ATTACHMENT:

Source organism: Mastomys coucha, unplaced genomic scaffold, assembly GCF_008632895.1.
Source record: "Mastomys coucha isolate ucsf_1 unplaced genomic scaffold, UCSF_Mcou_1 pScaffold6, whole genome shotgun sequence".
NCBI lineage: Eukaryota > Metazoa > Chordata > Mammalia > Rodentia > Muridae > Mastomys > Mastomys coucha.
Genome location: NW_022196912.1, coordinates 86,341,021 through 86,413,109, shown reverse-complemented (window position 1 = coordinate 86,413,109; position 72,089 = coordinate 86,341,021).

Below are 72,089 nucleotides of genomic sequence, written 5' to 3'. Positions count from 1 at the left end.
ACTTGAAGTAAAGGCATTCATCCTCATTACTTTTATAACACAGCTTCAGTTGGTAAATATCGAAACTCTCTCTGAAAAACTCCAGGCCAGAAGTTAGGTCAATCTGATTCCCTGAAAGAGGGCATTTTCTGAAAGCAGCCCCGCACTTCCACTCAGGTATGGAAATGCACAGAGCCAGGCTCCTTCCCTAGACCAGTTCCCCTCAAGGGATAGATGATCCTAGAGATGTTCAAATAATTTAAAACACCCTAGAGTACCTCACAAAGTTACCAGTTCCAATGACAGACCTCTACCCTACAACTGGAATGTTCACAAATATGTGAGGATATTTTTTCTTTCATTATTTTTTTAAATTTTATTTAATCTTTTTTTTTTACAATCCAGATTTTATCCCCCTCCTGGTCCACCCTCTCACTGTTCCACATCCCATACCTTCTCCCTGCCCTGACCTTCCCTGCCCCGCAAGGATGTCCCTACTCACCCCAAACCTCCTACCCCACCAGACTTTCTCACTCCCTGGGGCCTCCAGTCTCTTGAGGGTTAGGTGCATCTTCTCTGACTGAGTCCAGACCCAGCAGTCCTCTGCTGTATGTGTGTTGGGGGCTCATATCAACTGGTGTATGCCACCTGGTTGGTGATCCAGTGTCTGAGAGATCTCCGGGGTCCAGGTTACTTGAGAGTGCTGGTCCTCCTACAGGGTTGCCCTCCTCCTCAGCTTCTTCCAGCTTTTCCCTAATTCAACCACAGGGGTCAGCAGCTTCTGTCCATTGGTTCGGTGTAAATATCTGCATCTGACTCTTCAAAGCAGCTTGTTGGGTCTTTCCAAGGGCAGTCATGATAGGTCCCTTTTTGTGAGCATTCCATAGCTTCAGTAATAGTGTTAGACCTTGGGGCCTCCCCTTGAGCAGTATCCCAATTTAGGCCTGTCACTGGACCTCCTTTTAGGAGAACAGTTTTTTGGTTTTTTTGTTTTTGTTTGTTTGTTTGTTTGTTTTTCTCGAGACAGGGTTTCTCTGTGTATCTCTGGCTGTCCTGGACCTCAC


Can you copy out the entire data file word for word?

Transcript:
Source organism: Mastomys coucha, unplaced genomic scaffold, assembly GCF_008632895.1.
Source record: "Mastomys coucha isolate ucsf_1 unplaced genomic scaffold, UCSF_Mcou_1 pScaffold6, whole genome shotgun sequence".
NCBI lineage: Eukaryota > Metazoa > Chordata > Mammalia > Rodentia > Muridae > Mastomys > Mastomys coucha.
Genome location: NW_022196912.1, coordinates 86,341,021 through 86,413,109, shown reverse-complemented (window position 1 = coordinate 86,413,109; position 72,089 = coordinate 86,341,021).

Below are 72,089 nucleotides of genomic sequence, written 5' to 3'. Positions count from 1 at the left end.
ACTTGAAGTAAAGGCATTCATCCTCATTACTTTTATAACACAGCTTCAGTTGGTAAATATCGAAACTCTCTCTGAAAAACTCCAGGCCAGAAGTTAGGTCAATCTGATTCCCTGAAAGAGGGCATTTTCTGAAAGCAGCCCCGCACTTCCACTCAGGTATGGAAATGCACAGAGCCAGGCTCCTTCCCTAGACCAGTTCCCCTCAAGGGATAGATGATCCTAGAGATGTTCAAATAATTTAAAACACCCTAGAGTACCTCACAAAGTTACCAGTTCCAATGACAGACCTCTACCCTACAACTGGAATGTTCACAAATATGTGAGGATATTTTTTCTTTCATTATTTTTTTAAATTTTATTTAATCTTTTTTTTTTACAATCCAGATTTTATCCCCCTCCTGGTCCACCCTCTCACTGTTCCACATCCCATACCTTCTCCCTGCCCTGACCTTCCCTGCCCCGCAAGGATGTCCCTACTCACCCCAAACCTCCTACCCCACCAGACTTTCTCACTCCCTGGGGCCTCCAGTCTCTTGAGGGTTAGGTGCATCTTCTCTGACTGAGTCCAGACCCAGCAGTCCTCTGCTGTATGTGTGTTGGGGGCTCATATCAACTGGTGTATGCCACCTGGTTGGTGATCCAGTGTCTGAGAGATCTCCGGGGTCCAGGTTACTTGAGAGTGCTGGTCCTCCTACAGGGTTGCCCTCCTCCTCAGCTTCTTCCAGCTTTTCCCTAATTCAACCACAGGGGTCAGCAGCTTCTGTCCATTGGTTCGGTGTAAATATCTGCATCTGACTCTTCAAAGCAGCTTGTTGGGTCTTTCCAAGGGCAGTCATGATAGGTCCCTTTTTGTGAGCATTCCATAGCTTCAGTAATAGTGTTAGACCTTGGGGCCTCCCCTTGAGCAGTATCCCAATTTAGGCCTGTCACTGGACCTCCTTTTAGGAGAACAGTTTTTTGGTTTTTTTGTTTTTGTTTGTTTGTTTGTTTGTTTTTCTCGAGACAGGGTTTCTCTGTGTATCTCTGGCTGTCCTGGACCTCAC